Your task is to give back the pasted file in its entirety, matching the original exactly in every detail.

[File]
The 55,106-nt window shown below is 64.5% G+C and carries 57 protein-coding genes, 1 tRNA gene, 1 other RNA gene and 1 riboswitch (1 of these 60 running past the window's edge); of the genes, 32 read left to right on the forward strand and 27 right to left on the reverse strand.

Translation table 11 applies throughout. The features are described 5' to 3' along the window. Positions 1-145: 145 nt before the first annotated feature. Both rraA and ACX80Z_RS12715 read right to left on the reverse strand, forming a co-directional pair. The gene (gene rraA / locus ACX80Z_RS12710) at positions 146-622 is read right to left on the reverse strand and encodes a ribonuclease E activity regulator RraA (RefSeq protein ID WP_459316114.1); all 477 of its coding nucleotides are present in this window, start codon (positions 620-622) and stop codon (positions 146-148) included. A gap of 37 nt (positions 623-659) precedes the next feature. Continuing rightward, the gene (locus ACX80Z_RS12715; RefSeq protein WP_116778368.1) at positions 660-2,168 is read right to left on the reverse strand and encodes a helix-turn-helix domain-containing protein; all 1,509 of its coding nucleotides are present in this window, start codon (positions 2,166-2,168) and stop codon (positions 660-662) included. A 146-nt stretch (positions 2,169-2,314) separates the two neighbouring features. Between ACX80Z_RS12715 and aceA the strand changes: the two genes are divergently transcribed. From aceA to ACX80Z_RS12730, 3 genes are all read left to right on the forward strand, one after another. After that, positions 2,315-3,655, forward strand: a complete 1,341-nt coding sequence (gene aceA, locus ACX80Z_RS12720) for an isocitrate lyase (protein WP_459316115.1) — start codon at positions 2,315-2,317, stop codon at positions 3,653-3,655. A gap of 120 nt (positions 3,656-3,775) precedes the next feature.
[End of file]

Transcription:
The 55,106-nt window shown below is 64.5% G+C and carries 57 protein-coding genes, 1 tRNA gene, 1 other RNA gene and 1 riboswitch (1 of these 60 running past the window's edge); of the genes, 32 read left to right on the forward strand and 27 right to left on the reverse strand.

Translation table 11 applies throughout. The features are described 5' to 3' along the window. Positions 1-145: 145 nt before the first annotated feature. Both rraA and ACX80Z_RS12715 read right to left on the reverse strand, forming a co-directional pair. The gene (gene rraA / locus ACX80Z_RS12710) at positions 146-622 is read right to left on the reverse strand and encodes a ribonuclease E activity regulator RraA (RefSeq protein ID WP_459316114.1); all 477 of its coding nucleotides are present in this window, start codon (positions 620-622) and stop codon (positions 146-148) included. A gap of 37 nt (positions 623-659) precedes the next feature. Continuing rightward, the gene (locus ACX80Z_RS12715; RefSeq protein WP_116778368.1) at positions 660-2,168 is read right to left on the reverse strand and encodes a helix-turn-helix domain-containing protein; all 1,509 of its coding nucleotides are present in this window, start codon (positions 2,166-2,168) and stop codon (positions 660-662) included. A 146-nt stretch (positions 2,169-2,314) separates the two neighbouring features. Between ACX80Z_RS12715 and aceA the strand changes: the two genes are divergently transcribed. From aceA to ACX80Z_RS12730, 3 genes are all read left to right on the forward strand, one after another. After that, positions 2,315-3,655, forward strand: a complete 1,341-nt coding sequence (gene aceA, locus ACX80Z_RS12720) for an isocitrate lyase (protein WP_459316115.1) — start codon at positions 2,315-2,317, stop codon at positions 3,653-3,655. A gap of 120 nt (positions 3,656-3,775) precedes the next feature.